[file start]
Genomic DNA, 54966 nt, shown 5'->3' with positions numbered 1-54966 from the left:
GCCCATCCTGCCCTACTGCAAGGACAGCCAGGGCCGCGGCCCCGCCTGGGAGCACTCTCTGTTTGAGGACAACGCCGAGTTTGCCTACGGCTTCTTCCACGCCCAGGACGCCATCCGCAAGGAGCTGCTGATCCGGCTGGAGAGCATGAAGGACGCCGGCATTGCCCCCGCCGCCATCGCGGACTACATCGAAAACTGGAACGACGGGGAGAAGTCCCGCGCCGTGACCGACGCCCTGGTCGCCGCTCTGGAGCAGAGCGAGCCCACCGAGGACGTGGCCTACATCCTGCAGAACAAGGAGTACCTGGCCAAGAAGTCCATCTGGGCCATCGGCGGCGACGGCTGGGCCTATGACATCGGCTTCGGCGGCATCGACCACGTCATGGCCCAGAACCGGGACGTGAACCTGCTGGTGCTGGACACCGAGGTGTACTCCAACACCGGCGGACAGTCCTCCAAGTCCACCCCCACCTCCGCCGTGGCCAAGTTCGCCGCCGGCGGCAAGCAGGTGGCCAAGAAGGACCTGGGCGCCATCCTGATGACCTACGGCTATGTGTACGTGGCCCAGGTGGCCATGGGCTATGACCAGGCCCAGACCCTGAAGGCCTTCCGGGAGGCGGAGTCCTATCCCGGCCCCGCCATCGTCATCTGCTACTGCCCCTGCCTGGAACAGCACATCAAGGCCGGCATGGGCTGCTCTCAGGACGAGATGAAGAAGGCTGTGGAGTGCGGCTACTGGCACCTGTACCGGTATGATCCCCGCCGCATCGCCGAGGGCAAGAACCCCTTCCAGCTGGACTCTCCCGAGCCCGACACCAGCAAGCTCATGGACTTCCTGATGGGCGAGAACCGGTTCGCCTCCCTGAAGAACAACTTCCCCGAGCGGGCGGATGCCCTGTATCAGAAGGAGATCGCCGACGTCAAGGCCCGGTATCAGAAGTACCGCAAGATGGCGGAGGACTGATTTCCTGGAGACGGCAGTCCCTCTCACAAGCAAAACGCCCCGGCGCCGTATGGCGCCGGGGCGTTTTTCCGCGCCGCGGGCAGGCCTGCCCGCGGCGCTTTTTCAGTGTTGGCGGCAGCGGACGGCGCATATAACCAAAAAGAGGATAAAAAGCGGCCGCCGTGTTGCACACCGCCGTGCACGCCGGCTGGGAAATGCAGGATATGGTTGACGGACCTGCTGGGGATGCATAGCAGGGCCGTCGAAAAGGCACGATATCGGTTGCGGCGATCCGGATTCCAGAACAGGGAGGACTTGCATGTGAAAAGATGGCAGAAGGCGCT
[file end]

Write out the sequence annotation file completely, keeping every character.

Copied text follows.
Genomic DNA, 54966 nt, shown 5'->3' with positions numbered 1-54966 from the left:
GCCCATCCTGCCCTACTGCAAGGACAGCCAGGGCCGCGGCCCCGCCTGGGAGCACTCTCTGTTTGAGGACAACGCCGAGTTTGCCTACGGCTTCTTCCACGCCCAGGACGCCATCCGCAAGGAGCTGCTGATCCGGCTGGAGAGCATGAAGGACGCCGGCATTGCCCCCGCCGCCATCGCGGACTACATCGAAAACTGGAACGACGGGGAGAAGTCCCGCGCCGTGACCGACGCCCTGGTCGCCGCTCTGGAGCAGAGCGAGCCCACCGAGGACGTGGCCTACATCCTGCAGAACAAGGAGTACCTGGCCAAGAAGTCCATCTGGGCCATCGGCGGCGACGGCTGGGCCTATGACATCGGCTTCGGCGGCATCGACCACGTCATGGCCCAGAACCGGGACGTGAACCTGCTGGTGCTGGACACCGAGGTGTACTCCAACACCGGCGGACAGTCCTCCAAGTCCACCCCCACCTCCGCCGTGGCCAAGTTCGCCGCCGGCGGCAAGCAGGTGGCCAAGAAGGACCTGGGCGCCATCCTGATGACCTACGGCTATGTGTACGTGGCCCAGGTGGCCATGGGCTATGACCAGGCCCAGACCCTGAAGGCCTTCCGGGAGGCGGAGTCCTATCCCGGCCCCGCCATCGTCATCTGCTACTGCCCCTGCCTGGAACAGCACATCAAGGCCGGCATGGGCTGCTCTCAGGACGAGATGAAGAAGGCTGTGGAGTGCGGCTACTGGCACCTGTACCGGTATGATCCCCGCCGCATCGCCGAGGGCAAGAACCCCTTCCAGCTGGACTCTCCCGAGCCCGACACCAGCAAGCTCATGGACTTCCTGATGGGCGAGAACCGGTTCGCCTCCCTGAAGAACAACTTCCCCGAGCGGGCGGATGCCCTGTATCAGAAGGAGATCGCCGACGTCAAGGCCCGGTATCAGAAGTACCGCAAGATGGCGGAGGACTGATTTCCTGGAGACGGCAGTCCCTCTCACAAGCAAAACGCCCCGGCGCCGTATGGCGCCGGGGCGTTTTTCCGCGCCGCGGGCAGGCCTGCCCGCGGCGCTTTTTCAGTGTTGGCGGCAGCGGACGGCGCATATAACCAAAAAGAGGATAAAAAGCGGCCGCCGTGTTGCACACCGCCGTGCACGCCGGCTGGGAAATGCAGGATATGGTTGACGGACCTGCTGGGGATGCATAGCAGGGCCGTCGAAAAGGCACGATATCGGTTGCGGCGATCCGGATTCCAGAACAGGGAGGACTTGCATGTGAAAAGATGGCAGAAGGCGCT